The Forerunner

The Forerunner

The Gospel writers communicate the providential ordering and pattern, as John stays in the wilderness (so to speak), while Jesus will emerge with the fullness of the Spirit from the wilderness to conduct His mission in the land of Israel. John as Jesus’ forerunner begins and ends his ministry in a way that shows how the kingdom he has preached will come: by defeat in the eyes of the world, but victory in the plan of God. Having set the stage for the coming King, John is then removed from that stage. Or is he?

The relationship between John the Baptist and the Lord Jesus is one of the most fascinating in the Gospels. They are blood relatives through their mothers Elizabeth and Mary, and in a very memorable family reunion between the miraculously pregnant women, John in the womb recognizes and rejoices in the presence of Christ (Luke 1:39–45). Later in their lives, they are each misidentified and mistaken for one another: early in his ministry, John is thought to be the Messiah (John 1:19–20), and then in the middle of His kingdom activity Jesus is feared to be John raised from the dead (Mark 6:14). In his preaching, John points to Jesus as the preeminent Lord and “coming one” (John 1:26–29); Jesus in His public proclamation points back, saying, “Among those born of women there has arisen no one greater” than John (Matt. 11:11).

The great movement from prophecy to fulfillment is realized as the Lord sends the trailblazing messenger and then the triumphant King. John sums up the “Law and the Prophets,” and Christ fulfills them (Matt. 11:13; 5:17). Taken together, they represent the very climax of God’s redemptive revelation in terms of the “old and the new”—Augustine’s lovely phrase is thus applicable not only to two testaments, but to two men: “The new is in the old concealed, the old is in the new revealed.”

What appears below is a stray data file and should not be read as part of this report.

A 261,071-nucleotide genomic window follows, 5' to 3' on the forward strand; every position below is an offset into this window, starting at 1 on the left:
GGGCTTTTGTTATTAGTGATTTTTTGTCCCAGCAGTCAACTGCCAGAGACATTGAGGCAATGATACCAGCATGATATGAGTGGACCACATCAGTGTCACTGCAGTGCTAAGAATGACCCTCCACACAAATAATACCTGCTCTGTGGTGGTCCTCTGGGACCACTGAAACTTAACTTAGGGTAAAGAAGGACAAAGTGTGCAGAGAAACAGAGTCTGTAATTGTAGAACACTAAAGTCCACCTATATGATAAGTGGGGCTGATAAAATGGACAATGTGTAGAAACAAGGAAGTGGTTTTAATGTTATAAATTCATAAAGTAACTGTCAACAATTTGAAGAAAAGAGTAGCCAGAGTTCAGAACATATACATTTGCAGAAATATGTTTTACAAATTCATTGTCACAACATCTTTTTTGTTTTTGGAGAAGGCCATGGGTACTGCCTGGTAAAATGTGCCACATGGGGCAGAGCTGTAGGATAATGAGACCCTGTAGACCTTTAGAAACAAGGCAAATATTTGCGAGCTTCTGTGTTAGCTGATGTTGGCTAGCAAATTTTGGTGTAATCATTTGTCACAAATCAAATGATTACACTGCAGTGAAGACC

This symbiotic interplay between John the baptizer and Jesus the baptized (“anointed”) opens up a very significant theme in the gospels: to recognize the identity of the one means to realize the identity of the other. It is no accident then that when the temple authorities present an inherently skeptical question: “By what authority are you doing these things, or who gave you this authority to do them?” Jesus responds with a question of His own: “Was the baptism of John from heaven or from man? Answer me” (Mark 11:27–33). The assumption is that if John’s ministry is accepted as carrying the authority of God Himself, Jesus’ also bears this same authority in consummate form. If one rejects John’s prophetic word, however, such recalcitrance will only be magnified when confronted by the word and presence of Jesus.

One of the most memorable summaries of John’s ministry comes from his own lips when he says, “He must increase, but I must decrease” (John 3:30). Before universalizing this statement to apply to all ministers of the gospel, it is important first to particularize it in the character of John himself. Remarkably, this utterance concerning the necessity of his own diminishment for the sake of the enhancement of Christ is fulfilled in the very pattern of John’s life and death. For instance, Jesus commences His public preaching of the kingdom only after John is first arrested and imprisoned (Matt. 4:12; Mark 1:14).

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